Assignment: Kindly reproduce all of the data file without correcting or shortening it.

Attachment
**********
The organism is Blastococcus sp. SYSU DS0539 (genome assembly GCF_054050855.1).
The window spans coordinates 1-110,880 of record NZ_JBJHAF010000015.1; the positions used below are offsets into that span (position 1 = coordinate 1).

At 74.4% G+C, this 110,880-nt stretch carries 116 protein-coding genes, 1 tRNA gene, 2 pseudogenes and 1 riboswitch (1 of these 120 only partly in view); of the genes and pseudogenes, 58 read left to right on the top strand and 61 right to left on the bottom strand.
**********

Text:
The organism is Blastococcus sp. SYSU DS0539 (genome assembly GCF_054050855.1).
The window spans coordinates 1-110,880 of record NZ_JBJHAF010000015.1; the positions used below are offsets into that span (position 1 = coordinate 1).

At 74.4% G+C, this 110,880-nt stretch carries 116 protein-coding genes, 1 tRNA gene, 2 pseudogenes and 1 riboswitch (1 of these 120 only partly in view); of the genes and pseudogenes, 58 read left to right on the top strand and 61 right to left on the bottom strand.